Karin Rosemblatt is an associate professor at the University of Maryland, College Park. She lives in Washington, DC, and has been a member since 1996.
Alma mater/s: AB, Dartmouth College, 1986; MA, University of Wisconsin-Madison, 1990; PhD, University of Wisconsin-Madison, 1995
Fields of interest: Latin America and the Caribbean, gender, race and ethnicity, Native America, transnational history, history of science
Describe your career path. What led you to where you are today? My family is from Chile and I was born there, so Latin America had always been of interest. But it was my undergraduate mentor who turned me on to history and encouraged me to pursue a PhD. She also validated my interest in gender, and helped me find graduate mentors who would do the same. I was lucky to land a job just as I was finishing graduate school, and I worked at Syracuse University for 13 years before moving to the University of Maryland where I have worked for the past nine years.
What do you like the most about where you live and work? The Washington, DC, metropolitan region, and the University of Maryland, where I work, are both home to diversity of all kinds. My classes regularly include students who are Japanese-Brazilian, Chilean-Salvadoran, Colombian-Puerto Rican, or Irish-Ecuadorean. This mix really enlivens our class discussions. I also value the DC region’s outstanding public transportation. I ride the bus and subway to work and do not own a car. And I live in a neighborhood where I can walk to the supermarket, post office, coffee shop, and dry cleaner.
What projects are you currently working on? I have just finished The Science and Politics of Race in Mexico and the United States, 1910–1950 (University of North Carolina Press, forthcoming 2018). The book looks at US and Mexican experts who elaborated state policies toward immigrant, Afro-descendent, and native populations. I show how ideas regarding race flowed from South to North as well as North to South. I argue that in both countries knowledge regarding foreign nations shaped domestic policies. But although ideas moved from Mexico to the United States, US scholars condescended to their Mexican counterparts and devalued the expertise of Mexican scholars they labeled provincial.
Have your interests evolved since graduation? If so, how? My interests have shifted a lot. I started out as a scholar of Chile and then studied Mexico. My first book was on gender; my second focuses on race. Quite unexpectedly, I find myself in dialogue with colleagues in the history of science. Yet all of my work has been concerned with how different groups and ideas shape state policies. I am so glad I have the freedom to explore.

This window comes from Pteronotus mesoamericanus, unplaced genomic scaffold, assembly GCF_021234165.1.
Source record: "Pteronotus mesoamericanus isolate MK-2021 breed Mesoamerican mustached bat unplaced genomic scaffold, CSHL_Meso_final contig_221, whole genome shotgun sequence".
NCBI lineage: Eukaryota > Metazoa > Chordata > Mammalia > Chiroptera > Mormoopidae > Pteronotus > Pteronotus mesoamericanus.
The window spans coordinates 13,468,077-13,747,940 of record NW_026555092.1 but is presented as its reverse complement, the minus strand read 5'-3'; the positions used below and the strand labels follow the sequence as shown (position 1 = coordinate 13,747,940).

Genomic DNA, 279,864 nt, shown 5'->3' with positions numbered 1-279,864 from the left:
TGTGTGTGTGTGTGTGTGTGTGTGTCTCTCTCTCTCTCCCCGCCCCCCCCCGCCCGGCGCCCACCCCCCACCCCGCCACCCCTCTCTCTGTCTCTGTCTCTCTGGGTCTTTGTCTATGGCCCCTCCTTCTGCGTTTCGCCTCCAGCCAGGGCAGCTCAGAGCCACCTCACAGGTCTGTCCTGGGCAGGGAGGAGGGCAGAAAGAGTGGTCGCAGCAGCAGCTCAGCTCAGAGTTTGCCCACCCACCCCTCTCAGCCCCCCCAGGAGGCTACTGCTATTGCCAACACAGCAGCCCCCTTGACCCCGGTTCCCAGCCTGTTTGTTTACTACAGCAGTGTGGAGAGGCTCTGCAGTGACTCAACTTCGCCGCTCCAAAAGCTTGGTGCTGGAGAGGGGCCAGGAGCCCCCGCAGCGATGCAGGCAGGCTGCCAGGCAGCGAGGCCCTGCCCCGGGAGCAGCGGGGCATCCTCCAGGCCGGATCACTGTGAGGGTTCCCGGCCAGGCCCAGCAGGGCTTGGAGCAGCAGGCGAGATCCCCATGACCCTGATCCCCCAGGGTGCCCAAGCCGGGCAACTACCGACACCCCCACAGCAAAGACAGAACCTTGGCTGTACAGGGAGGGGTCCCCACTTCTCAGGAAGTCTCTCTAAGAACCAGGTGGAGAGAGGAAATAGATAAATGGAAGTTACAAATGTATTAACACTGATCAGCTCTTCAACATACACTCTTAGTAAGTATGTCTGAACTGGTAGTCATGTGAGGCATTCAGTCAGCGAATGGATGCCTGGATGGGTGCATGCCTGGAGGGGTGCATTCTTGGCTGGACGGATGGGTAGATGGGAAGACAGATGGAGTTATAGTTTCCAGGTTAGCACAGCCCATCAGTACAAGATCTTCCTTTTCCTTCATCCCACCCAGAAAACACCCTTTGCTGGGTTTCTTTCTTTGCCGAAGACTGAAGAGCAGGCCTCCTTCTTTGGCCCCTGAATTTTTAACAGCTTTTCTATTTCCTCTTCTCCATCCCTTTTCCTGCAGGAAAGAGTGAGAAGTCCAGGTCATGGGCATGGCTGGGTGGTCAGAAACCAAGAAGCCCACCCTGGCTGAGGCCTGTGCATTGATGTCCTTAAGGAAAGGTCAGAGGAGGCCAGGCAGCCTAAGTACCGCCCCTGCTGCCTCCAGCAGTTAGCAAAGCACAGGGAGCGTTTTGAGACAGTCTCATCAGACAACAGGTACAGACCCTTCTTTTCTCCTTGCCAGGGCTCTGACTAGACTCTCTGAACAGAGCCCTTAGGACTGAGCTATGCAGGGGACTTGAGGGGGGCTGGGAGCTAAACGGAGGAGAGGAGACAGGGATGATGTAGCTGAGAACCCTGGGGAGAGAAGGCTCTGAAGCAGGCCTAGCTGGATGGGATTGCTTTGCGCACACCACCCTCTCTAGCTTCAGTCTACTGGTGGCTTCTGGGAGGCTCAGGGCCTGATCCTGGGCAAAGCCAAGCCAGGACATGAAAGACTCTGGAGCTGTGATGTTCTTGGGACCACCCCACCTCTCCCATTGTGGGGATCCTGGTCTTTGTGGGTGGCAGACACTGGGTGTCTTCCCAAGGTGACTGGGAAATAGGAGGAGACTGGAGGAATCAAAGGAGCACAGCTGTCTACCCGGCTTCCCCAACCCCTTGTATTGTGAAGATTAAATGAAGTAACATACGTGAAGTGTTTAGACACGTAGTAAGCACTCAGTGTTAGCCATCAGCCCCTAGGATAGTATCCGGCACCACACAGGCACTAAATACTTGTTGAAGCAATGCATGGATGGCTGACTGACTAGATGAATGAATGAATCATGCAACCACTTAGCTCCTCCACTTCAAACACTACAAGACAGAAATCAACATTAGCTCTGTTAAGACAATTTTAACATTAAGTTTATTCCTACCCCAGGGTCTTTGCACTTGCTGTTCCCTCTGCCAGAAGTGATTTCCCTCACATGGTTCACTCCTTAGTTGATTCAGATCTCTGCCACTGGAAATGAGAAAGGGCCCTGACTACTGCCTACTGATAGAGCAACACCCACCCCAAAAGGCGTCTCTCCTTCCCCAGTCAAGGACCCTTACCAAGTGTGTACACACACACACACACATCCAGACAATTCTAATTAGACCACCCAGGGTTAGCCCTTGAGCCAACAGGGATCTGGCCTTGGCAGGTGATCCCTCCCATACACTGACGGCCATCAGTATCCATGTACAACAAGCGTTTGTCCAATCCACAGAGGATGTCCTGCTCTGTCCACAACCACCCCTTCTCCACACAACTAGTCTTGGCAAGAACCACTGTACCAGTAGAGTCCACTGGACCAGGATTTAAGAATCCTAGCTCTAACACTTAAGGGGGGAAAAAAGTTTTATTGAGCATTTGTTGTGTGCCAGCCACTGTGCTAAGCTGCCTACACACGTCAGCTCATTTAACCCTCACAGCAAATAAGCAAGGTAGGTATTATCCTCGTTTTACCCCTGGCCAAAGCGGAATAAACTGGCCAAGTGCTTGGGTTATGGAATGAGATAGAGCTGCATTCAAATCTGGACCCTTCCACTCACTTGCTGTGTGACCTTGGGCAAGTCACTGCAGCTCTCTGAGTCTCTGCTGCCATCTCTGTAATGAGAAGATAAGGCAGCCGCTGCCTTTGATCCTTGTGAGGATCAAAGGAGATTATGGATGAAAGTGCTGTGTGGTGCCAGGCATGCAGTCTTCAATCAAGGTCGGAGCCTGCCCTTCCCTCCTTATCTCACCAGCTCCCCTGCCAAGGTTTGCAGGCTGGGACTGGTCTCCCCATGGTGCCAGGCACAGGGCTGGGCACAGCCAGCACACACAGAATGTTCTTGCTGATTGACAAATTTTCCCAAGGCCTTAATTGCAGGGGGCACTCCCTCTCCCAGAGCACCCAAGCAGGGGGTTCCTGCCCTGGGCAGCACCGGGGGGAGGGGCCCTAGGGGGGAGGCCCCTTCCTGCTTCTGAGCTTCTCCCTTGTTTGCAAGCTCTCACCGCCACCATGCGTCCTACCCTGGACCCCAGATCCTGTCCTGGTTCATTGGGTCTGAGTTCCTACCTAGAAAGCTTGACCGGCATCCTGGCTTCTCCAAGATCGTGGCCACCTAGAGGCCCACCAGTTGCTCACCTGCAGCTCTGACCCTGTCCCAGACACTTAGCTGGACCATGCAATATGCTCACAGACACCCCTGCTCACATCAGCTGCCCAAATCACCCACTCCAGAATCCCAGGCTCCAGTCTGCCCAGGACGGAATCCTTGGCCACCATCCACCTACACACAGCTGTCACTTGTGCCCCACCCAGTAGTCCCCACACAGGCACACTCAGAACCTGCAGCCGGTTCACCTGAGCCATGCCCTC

What’s the most fascinating thing you’ve ever found at the archives or while doing research?Being shut out of an archive because it contained material that was allegedly personal made me reflect on the politics of access and how the ethical considerations of historians differ from those of, say, journalists, anthropologists, or archivists.
Is there an article, book, movie, blog etc. that you could recommend to fellow AHA members?Nostalgia for the Light by the Chilean filmmaker Patricio Guzmán focuses on human rights activists who keep alive the memory of human rights violations that took place during the dictatorship of Augusto Pinochet (1973–90). These activists are looking for the truth of what happened. They are literally digging up bones. But they are also trying to imagine a future. The film takes stargazing as its central metaphor: when we look upward, toward the stars, and dream about the future, we are actually looking at the past.
What do you value most about the history discipline? Historical thinking is contextual. By contextualizing we enrich our understanding of specific times, places, peoples, and our task as historians is to figure out which contexts matter. History allows us to highlight specificity and uniqueness without being myopic.
Why is membership in the AHA important to you? The AHA defends our corporate rights as teachers, faculty members, and students. That is particularly important to those of us who cannot unionize. The AHA stands for the ethical exercise of history, which creates the basis for shared standards, but it also recognizes (increasingly so) the variety within the historical profession.
Do you have a favorite AHA annual meeting anecdote you would like to share? I once participated in a panel of Latin Americanists discussing transnational history. The room was full, which was very gratifying. But when we asked how many US historians were among those 50+ audience members only a handful raised their hands—and one of them was from my department. I wish there was more dialogue among historical subdisciplines.
AHA members are involved in all fields of history, with wide-ranging specializations, interests, and areas of employment. To recognize our talented and eclectic membership, AHA Today features a regular AHA Member Spotlight series.